ZFS supports compression, snapshotting (enabling you to roll back to the time that any snapshot was taken), deduplication (discarding duplicate blocks to save space - but very very slow), and filesystem-level redundancy. The latter being the coolest of all, in that you can set up RAID arrays that are equivalent in redundancy to "normal" RAID solutions, e.g. you can have single, double or even triple parity on each blocks, but parity-checking and recovery is done on the file level (all files are checksummed and continually verified on-the-fly on reads), so you'll never experience silent corruption of data, as the FS is protected, not the array.

As far as cases go, it really depends on how many disks you plan on stuffing in there. I have a fantastic Lian Li case with 12 disk bays in a dedicated section at the bottom of the case. It's all-aluminum, very cool, and very quiet. The build quality is amazing. I recently modified it to hold an extra 6 drives by dismounting the door and removing all 5.25" bays. My particular model seems to be out of production, but they have quite a few really neat cases. Check out their collection of larger ones here:

http://lian-li.com/v2/en/product/product03.php?cl_index=1&sc_index=25

About the hard disks, then no, I wouldn't focus on their speed so much. Using a lot of disks with parity, you'll soon run into bottlenecks elsewhere. In my particular setup, I have disks on an internal ICH10R controller (PCIe) and other on old PCI32 SATA expansion cards. The PCI bus is completely saturated when doing contiguous reads, but I still get 175 MB/s throughput. Plenty, plenty, plenty. Twice what I can expect from gigabit ethernet anyway.

The Western Digital green drives are somewhere in-between slow and fast, but the two 2TB ones I have are already showing a little too many relocated bad sectors for my liking, and they're under a year old, so I wouldn't personally recommend those. I personally just go for the cheapest until getting enough aversion against the brand to try something new. Currently, I'm not too fond of Samsung and Western Digital, but have a lot of very old Seagates (almost a decade) that are still 100%, so my last two 2TB drives were Seagate, too.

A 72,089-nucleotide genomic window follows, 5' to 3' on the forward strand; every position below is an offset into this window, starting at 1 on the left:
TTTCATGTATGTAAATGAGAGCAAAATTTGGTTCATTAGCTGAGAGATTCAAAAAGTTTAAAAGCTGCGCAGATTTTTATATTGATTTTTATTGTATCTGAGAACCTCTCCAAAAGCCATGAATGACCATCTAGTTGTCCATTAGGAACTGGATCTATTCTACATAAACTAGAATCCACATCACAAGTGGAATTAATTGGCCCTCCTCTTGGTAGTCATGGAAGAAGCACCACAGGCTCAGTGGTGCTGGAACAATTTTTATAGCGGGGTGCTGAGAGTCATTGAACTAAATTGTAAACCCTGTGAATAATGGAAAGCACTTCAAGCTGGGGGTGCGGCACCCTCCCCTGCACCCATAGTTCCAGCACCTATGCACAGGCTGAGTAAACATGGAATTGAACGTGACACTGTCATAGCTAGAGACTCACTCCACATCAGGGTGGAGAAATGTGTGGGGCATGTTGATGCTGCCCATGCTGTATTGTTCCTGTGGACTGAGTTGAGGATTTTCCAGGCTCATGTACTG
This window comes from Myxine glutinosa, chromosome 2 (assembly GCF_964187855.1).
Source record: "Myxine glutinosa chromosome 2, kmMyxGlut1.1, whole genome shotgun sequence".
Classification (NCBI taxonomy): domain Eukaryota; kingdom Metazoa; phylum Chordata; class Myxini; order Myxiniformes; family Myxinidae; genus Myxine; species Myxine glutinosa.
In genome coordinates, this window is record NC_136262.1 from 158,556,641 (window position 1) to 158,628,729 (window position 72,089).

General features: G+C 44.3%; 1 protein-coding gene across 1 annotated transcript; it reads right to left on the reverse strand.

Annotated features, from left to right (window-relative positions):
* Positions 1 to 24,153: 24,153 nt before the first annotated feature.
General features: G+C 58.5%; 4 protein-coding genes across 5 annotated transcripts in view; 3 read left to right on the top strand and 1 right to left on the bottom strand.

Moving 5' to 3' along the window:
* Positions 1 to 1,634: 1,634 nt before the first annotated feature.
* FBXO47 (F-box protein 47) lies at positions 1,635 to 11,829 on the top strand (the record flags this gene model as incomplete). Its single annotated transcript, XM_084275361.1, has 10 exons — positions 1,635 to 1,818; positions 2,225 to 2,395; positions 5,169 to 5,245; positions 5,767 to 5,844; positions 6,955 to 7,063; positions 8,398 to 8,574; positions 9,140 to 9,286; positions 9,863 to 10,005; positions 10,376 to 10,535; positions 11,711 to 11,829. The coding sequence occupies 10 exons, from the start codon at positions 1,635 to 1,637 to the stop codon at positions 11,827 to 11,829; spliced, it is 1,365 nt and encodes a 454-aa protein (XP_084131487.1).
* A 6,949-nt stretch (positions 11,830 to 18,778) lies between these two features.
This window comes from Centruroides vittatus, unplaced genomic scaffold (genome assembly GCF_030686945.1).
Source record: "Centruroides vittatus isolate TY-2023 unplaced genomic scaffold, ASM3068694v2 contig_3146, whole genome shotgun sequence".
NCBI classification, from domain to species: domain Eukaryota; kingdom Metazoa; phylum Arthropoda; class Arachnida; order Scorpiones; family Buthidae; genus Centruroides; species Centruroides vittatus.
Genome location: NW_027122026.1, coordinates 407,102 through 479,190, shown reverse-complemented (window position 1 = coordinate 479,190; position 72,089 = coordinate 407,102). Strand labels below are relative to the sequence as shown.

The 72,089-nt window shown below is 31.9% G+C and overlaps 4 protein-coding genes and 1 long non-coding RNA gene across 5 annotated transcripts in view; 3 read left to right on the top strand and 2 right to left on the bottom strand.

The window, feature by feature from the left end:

With regards to temperatures, keep in mind that the Google harddrive paper from a couple of years ago hinted at temperatures not being as important as previously thought. That is, when still within sane values, of course, but whether they're spinning at 20C or 50C it seems isn't as important after all.

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Thanks :).. what about RAM, PSU, Processor? What capacities/performance should they have? –  user57813 Feb 20 '11 at 15:52
1  
If only fileserving and backing up, the solution I propose here would be happy with 1, maybe 2 gigs of RAM. I'm personally using the very cheap E2200 Pentium dual core processor for my Linux install with FUSE, and it's more than enough, so if you have any hardware in the attic waiting for a second coming, that might be their time now. About the PSU, then it's tricky, because drives do not use a lot of power once running, but they "surge" when you power on your computer (check a spare harddrive, it's right on the label ;) ). So you'll need a PSU with enough amps in order to power up... –  DanielSmedegaardBuus Feb 20 '11 at 16:15
    
Personally, I went through this when adding the additional 6 drives to my 12 drive setup, I simply couldn't boot. As PSUs are really expensive when you need near a kW, and I'm a cheap-ass, I ended up using two spare PSUs from my attic which I modded so that they both power on when the ATX power button is pressed (i.e. they work as one). If you're considering this, let me know, and I'll add links. I have one feeding juice to the mainboard and a few disks, the other feeding juice to the rest of the disks. –  DanielSmedegaardBuus Feb 20 '11 at 16:17
    
Just to clarify about the PSU: you probably won't need more than 100-200W to drive a 12-disk setup, but booting it is a different matter. Harddrives may use as little as .1 amps when running, but as much as over 1 amp when booting up. If your controllers support hotplugging, you can just plug in power plugs in sequence after booting, but for most people that's not very convenient ;) –  DanielSmedegaardBuus Feb 20 '11 at 16:26